Patients' Stories

Proper People focuses on the records relating to around 11,500 patient admissions which took place during the formative first half century of the Asylum’s history, 1818–1869.

For many their incarceration continued throughout the rest of that century with one man’s tale only ending in 1913. Research has involved trawling through some 48 patients’ casebooks containing an estimated 30,000 pages of handwritten doctors’ notes to find unusual cases which would make interesting reading.

It is important to recognise that the bulk of the material in the archives relates to the observations of those in authority, the doctors and poor law officials, rather than the patients themselves. Certainly some conversations with patients are reported and we have to trust that they represent what was actually said. Every so often there is a rare glimpse of what the patients themselves were thinking, recorded in their own words, perhaps through a letter they had written or, in one extraordinary case, through a needlework sampler that survives. A few letters from third parties, family members or other close associates also exist and dotted throughout the records are press cuttings which add significant extra background, representing what the public were being told regarding some of the “proper people”.

To give the potential reader the flavour of the material which will be found in Proper People here are eight thumbnails for a selection of patients who were admitted throughout the 50 years covered by the book.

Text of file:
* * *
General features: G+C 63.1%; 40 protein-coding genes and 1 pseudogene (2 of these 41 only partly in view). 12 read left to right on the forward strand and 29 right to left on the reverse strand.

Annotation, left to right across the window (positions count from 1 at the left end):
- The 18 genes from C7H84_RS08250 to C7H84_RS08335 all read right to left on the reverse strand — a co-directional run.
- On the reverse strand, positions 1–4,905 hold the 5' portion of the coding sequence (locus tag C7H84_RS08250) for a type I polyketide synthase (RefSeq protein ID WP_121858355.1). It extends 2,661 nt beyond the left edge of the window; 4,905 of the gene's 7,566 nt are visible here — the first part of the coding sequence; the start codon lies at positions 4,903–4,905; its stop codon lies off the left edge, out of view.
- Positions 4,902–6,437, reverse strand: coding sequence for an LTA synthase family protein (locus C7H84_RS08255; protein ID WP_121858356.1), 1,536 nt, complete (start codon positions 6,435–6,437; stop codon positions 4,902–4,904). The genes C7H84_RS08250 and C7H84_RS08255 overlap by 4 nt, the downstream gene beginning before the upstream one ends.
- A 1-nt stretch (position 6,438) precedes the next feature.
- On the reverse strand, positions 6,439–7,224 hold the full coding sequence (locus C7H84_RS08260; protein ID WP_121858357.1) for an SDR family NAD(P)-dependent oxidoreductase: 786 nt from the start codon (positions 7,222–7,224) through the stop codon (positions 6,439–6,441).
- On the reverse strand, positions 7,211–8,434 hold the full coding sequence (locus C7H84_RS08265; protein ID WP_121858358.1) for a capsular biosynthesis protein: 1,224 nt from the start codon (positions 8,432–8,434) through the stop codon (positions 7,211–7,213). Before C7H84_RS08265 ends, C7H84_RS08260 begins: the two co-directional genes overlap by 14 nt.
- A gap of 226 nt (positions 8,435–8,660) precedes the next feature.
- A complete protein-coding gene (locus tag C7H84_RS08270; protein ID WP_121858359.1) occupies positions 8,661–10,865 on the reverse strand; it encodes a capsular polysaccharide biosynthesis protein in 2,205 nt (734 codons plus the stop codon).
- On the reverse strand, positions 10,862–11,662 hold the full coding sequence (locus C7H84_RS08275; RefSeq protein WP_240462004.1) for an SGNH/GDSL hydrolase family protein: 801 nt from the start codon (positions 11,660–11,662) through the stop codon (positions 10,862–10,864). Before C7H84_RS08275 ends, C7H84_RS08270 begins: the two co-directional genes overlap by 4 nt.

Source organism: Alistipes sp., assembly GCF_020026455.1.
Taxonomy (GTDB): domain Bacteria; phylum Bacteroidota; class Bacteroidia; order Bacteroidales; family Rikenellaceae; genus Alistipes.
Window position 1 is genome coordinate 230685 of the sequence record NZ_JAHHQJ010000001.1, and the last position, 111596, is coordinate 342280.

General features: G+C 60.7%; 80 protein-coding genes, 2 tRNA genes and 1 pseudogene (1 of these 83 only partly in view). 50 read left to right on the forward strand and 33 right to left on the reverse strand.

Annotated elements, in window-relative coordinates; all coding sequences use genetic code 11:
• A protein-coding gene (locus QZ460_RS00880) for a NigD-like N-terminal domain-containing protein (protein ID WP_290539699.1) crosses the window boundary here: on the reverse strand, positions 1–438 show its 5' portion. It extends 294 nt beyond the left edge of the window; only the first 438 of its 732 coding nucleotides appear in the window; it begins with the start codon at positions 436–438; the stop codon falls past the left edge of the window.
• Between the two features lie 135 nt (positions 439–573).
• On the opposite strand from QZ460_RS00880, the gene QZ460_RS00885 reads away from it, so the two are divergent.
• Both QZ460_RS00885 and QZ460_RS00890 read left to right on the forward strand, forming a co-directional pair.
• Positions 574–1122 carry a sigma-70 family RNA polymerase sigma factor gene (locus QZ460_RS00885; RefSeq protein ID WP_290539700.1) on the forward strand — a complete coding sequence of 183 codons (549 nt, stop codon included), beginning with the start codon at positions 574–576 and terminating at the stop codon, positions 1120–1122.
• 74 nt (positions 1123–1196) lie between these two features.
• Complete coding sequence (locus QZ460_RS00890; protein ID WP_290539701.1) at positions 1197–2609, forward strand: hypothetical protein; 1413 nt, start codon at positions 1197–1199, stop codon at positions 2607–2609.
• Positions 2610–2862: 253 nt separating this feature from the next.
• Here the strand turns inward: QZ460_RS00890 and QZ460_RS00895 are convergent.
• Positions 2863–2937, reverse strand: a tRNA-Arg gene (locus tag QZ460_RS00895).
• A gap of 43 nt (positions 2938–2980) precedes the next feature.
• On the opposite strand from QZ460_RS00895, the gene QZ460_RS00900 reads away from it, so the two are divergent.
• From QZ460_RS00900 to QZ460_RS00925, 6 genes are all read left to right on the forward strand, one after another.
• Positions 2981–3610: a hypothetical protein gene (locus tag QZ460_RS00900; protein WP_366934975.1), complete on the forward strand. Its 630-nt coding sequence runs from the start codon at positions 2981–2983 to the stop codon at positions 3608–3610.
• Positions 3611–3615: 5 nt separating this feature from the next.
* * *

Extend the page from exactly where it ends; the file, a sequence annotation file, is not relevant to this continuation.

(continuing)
• John FIELD, a butcher from Rothwell, interpreted life through the curious use of cyphers and arithmetic. 
  • When Rose CLARK of High Bentham produced a baby boy in 1826 he became the first known Asylum birth and triggered his mother’s release just three weeks later.
  • Deaf mute Esther DYSON from Ecclesfield was put on trial for her life but was she insane?
  • Mary Frances HEATON from Doncaster produced intricate needlework samplers to communicate her thoughts. 
  • Frances BRETON had murdered his three year old daughter at their home in Weeton and would end his life in Broadmoor Criminal Lunatic Asylum under bizarre circumstances. 
  • After a disastrous escape attempt Patrick GANNON from Huddersfield would spend 54 years in three of the West Riding asylums.
  • A photograph of William DENTON from Sheffield was one of a number sent to naturalist Charles Darwin while he was doing research for his latest book.
  • Townsend DANIEL from East Ardsley had fought as a cavalry officer throughout the US Civil War before returning home to England.